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Please use this identifier to cite or link to this item: http://hdl.handle.net/11019/55

Title: The economics of reseeding on a dairy farm
Authors: Shalloo, Laurence
Creighton, P.
O'Donovan, Michael
Keywords: Dairy farm
Issue Date: 2011
Publisher: Teagasc (Agriculture and Food Development Authority), Ireland
Citation: Shalloo, L., Creighton, P. & O'Donovan, M. 2011. The economics of reseeding on a dairy farm. Irish Journal of Agricultural and Food Research, 50, 113-122.
Series/Report no.: Irish Journal of Agricultural and Food Research;Volume 50: Number 1, 2011
Abstract: Herbage production and utilization on Irish dairy farms is well below its potential. A number of factors influence herbage production and utilization, not least the level of annual reseeding (introduction of a new grass ley) on the farm. The potential farm performance is reduced by old permanent pasture due to the combined effects of reduced out-of-season herbage production and lower overall herbage yield when compared to perennial ryegrass. Based on the sales of grass seed, it is estimated that approximately 2% of the land area on dairy farms in Ireland is reseeded annually. This has created a situation where the overall percentage of perennial ryegrass in sward is low. The objective of the present study was to investigate the economic benefits of reseeding through simulating the consequences of reseeding different proportions of the farm on an annual basis. Four levels of an annual reseeding programme were evaluated: 1%, 5%, 10% and 15% of the farm reseeded annually; evaluated at three milk prices (20 c/L, 27c/L and 33 c/L). Increasing the level of reseeding resulted in an increase in total and seasonal herbage production and, when accompanied by an increased stocking rate, increased herbage utilization. At a milk price of 27 c/L, farm profitability was €20 764, €24 794, €30 073 and €33 515 on a 40 ha farm when 1%, 5%, 10% and 15%, respectively, of the farm was reseeded annually. Irrespective of milk price, increasing the level of reseeding had a positive effect on profitability and the highest gain was achieved at the highest milk price. Sensitivity analysis showed that sward persistency and, to a lesser extent, herbage utilization had significant effects on the benefit from reseeding.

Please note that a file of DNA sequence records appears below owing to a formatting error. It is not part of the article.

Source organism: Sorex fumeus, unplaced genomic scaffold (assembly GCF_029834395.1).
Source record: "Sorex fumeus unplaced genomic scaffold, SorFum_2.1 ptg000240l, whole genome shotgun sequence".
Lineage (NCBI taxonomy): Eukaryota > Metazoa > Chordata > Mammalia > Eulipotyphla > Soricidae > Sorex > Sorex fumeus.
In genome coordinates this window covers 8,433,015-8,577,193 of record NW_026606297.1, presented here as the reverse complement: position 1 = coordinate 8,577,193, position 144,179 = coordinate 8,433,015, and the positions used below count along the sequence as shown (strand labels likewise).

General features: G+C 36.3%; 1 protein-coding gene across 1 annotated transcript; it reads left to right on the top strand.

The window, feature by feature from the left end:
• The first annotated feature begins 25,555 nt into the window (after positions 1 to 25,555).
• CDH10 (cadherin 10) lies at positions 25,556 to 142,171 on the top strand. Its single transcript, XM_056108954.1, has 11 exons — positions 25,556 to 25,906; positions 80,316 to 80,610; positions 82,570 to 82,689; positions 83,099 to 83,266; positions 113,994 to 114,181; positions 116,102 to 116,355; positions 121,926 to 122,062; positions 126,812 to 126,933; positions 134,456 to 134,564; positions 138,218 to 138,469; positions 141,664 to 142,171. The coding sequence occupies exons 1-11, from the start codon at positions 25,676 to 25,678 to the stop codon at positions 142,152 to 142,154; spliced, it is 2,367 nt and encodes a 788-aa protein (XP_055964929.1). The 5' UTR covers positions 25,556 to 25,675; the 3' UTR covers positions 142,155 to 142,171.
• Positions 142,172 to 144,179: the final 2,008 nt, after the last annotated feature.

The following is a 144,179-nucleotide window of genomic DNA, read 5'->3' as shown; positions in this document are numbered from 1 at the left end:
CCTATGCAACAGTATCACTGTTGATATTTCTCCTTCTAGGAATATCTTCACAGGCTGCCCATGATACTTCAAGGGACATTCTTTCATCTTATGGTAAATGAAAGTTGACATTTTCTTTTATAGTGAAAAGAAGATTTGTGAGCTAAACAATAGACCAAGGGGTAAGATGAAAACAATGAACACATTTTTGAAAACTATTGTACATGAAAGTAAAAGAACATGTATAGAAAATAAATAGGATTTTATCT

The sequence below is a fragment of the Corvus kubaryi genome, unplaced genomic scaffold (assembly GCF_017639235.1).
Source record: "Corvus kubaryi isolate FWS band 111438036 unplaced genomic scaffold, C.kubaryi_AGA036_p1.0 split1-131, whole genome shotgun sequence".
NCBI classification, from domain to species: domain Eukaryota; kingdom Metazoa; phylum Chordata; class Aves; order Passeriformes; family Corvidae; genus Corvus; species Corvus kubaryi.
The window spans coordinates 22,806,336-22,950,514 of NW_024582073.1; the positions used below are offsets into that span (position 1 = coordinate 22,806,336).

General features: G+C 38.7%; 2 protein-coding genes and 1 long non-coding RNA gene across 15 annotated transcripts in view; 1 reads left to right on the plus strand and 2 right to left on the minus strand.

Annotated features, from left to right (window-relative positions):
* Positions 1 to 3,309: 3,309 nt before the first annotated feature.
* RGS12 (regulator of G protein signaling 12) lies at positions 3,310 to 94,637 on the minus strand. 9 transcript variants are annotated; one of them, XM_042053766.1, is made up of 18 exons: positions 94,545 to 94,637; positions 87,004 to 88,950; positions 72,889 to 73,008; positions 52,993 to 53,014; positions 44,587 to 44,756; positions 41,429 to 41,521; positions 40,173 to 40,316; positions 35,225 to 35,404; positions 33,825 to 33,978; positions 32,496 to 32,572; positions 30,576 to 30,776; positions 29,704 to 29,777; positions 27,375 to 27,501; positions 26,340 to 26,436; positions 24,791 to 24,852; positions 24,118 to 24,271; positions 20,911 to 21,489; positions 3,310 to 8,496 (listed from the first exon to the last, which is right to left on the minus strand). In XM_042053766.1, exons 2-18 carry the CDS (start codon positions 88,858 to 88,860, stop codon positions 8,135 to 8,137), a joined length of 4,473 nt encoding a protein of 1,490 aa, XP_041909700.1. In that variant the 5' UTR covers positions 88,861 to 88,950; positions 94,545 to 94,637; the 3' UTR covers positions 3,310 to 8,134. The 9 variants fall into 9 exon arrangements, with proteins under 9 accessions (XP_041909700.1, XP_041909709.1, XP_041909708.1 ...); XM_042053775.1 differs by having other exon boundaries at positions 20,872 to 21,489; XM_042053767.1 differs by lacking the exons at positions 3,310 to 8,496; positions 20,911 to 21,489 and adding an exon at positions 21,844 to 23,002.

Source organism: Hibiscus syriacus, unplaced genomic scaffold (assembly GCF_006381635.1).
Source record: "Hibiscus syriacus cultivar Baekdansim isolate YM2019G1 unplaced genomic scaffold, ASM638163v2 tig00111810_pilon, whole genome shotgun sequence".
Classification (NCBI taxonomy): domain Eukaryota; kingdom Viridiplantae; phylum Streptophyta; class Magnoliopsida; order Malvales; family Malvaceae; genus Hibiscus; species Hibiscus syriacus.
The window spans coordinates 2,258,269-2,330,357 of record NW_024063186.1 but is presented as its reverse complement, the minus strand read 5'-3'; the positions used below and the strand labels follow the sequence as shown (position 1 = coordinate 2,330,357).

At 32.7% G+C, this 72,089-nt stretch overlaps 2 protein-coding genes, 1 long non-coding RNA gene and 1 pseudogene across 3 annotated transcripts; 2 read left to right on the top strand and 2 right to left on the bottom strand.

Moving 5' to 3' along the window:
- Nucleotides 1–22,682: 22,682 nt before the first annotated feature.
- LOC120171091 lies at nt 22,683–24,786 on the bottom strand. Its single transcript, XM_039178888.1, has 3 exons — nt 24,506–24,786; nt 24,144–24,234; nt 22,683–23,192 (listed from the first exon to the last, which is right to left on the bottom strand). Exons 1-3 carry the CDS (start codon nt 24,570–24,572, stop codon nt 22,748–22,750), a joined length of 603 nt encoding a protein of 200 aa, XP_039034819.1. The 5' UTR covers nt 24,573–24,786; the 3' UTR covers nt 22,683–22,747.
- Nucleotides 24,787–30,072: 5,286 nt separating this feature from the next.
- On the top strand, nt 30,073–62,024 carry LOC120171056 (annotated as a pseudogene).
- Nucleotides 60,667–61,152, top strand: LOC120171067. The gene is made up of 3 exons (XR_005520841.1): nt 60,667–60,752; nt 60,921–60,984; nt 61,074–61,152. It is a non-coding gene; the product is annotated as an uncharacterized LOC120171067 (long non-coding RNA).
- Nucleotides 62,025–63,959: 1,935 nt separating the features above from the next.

Description: peer-reviewed
URI: http://hdl.handle.net/11019/55
ISSN: 0791-6833
Appears in Collections:Grassland Science
Livestock Systems
IJAFR volume 50, no. 1, 2011 (Special Issue)

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